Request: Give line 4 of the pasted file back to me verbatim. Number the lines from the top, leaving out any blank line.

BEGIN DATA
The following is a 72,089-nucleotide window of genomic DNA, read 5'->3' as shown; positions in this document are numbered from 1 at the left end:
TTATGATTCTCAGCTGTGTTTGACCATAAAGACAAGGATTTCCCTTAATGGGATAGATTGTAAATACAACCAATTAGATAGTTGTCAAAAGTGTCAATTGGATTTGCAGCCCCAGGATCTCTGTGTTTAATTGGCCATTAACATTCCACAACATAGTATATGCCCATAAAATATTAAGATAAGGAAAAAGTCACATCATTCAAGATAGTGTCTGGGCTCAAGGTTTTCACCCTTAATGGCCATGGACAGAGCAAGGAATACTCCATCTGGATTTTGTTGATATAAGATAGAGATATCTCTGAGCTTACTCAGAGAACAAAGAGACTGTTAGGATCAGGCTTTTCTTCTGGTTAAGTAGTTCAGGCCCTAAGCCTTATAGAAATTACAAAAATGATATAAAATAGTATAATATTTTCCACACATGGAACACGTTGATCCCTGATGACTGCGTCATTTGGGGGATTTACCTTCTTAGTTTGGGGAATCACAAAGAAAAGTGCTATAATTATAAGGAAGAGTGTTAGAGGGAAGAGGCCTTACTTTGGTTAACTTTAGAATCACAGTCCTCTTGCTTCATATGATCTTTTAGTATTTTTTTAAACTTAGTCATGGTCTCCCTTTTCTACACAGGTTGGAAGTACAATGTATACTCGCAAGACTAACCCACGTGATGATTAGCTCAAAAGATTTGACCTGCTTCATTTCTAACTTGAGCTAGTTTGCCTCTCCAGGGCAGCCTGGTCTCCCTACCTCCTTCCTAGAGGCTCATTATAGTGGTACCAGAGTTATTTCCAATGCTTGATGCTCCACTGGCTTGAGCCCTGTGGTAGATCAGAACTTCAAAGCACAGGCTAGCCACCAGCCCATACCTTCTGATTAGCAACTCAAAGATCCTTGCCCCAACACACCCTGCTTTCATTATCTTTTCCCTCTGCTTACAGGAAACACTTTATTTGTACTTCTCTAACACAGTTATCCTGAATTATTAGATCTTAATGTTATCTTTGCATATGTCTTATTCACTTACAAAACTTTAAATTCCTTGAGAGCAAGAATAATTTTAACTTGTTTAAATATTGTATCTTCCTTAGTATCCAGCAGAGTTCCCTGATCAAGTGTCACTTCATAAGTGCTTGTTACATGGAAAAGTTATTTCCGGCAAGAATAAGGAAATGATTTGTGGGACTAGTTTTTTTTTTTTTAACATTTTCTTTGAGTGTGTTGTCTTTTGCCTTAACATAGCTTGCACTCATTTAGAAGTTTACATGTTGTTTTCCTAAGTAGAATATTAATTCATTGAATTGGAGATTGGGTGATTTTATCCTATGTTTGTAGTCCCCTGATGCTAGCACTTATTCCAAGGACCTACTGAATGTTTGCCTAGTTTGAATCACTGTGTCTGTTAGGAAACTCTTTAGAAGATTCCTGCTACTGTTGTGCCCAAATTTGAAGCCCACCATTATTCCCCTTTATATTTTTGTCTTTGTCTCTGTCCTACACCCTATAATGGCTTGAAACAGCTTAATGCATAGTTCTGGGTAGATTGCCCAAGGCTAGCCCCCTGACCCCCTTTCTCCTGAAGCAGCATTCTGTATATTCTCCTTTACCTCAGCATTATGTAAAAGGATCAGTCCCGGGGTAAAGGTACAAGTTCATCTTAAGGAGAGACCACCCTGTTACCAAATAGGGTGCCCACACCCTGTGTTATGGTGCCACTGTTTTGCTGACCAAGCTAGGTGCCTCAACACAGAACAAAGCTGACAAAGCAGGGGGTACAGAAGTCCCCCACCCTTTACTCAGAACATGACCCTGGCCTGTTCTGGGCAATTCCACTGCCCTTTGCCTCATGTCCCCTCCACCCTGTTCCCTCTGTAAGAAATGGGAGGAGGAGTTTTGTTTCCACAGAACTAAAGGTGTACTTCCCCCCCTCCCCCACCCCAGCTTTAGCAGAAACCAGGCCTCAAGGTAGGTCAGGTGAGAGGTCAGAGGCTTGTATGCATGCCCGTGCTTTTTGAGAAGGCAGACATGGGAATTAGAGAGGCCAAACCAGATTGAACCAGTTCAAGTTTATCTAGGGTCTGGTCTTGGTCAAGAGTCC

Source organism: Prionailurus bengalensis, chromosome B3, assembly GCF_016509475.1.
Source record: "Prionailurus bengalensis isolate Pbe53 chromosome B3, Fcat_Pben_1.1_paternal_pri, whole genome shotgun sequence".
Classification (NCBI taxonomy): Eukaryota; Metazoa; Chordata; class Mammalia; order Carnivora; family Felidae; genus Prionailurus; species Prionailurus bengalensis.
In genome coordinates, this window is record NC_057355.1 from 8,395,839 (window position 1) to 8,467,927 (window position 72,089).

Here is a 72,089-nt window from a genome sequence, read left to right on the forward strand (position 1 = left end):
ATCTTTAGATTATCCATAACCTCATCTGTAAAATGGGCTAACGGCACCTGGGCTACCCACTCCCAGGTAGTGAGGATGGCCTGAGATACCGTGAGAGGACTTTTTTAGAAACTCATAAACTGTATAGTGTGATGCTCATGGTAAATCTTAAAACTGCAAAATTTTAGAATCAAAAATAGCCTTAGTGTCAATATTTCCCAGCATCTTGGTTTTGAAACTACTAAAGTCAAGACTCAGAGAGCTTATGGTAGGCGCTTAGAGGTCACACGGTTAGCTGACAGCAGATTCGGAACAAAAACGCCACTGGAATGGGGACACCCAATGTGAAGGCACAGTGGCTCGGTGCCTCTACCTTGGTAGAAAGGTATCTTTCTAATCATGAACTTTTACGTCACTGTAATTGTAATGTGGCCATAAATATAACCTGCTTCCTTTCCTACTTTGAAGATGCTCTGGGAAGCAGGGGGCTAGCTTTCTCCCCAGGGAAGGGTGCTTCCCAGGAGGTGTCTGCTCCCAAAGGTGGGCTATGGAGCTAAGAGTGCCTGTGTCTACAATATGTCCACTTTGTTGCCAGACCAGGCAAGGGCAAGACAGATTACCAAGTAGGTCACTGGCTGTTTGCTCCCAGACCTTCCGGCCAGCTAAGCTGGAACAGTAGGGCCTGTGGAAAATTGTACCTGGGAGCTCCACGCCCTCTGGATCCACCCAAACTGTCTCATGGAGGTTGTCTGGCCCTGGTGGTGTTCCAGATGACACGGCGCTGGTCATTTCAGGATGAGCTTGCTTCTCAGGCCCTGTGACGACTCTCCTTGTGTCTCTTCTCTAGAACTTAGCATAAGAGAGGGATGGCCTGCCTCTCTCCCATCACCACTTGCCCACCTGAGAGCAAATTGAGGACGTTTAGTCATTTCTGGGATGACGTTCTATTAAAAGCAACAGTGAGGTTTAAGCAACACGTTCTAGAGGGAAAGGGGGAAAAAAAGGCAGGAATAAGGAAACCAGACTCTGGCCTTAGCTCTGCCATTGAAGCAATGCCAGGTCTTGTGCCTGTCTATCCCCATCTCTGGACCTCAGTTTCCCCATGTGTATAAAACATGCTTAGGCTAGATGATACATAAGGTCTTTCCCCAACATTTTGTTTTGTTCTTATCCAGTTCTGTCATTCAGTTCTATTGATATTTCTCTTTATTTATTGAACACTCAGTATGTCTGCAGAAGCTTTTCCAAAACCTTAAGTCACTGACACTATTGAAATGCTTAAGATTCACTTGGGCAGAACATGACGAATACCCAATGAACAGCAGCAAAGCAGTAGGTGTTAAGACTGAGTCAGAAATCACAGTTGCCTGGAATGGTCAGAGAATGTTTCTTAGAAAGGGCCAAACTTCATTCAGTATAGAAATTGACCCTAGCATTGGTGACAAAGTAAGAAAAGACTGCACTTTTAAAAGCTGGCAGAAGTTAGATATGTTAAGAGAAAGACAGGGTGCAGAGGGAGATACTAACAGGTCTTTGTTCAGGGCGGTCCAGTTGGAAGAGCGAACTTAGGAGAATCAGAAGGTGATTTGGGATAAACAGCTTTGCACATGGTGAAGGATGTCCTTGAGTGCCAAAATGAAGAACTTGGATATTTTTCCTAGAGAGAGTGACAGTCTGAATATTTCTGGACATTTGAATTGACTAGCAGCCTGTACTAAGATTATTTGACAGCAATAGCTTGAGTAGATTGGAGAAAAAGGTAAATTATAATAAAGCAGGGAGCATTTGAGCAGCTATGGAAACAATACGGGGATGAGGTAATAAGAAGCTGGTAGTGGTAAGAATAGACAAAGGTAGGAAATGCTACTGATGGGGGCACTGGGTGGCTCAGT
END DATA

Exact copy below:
Source record: "Prionailurus bengalensis isolate Pbe53 chromosome B3, Fcat_Pben_1.1_paternal_pri, whole genome shotgun sequence".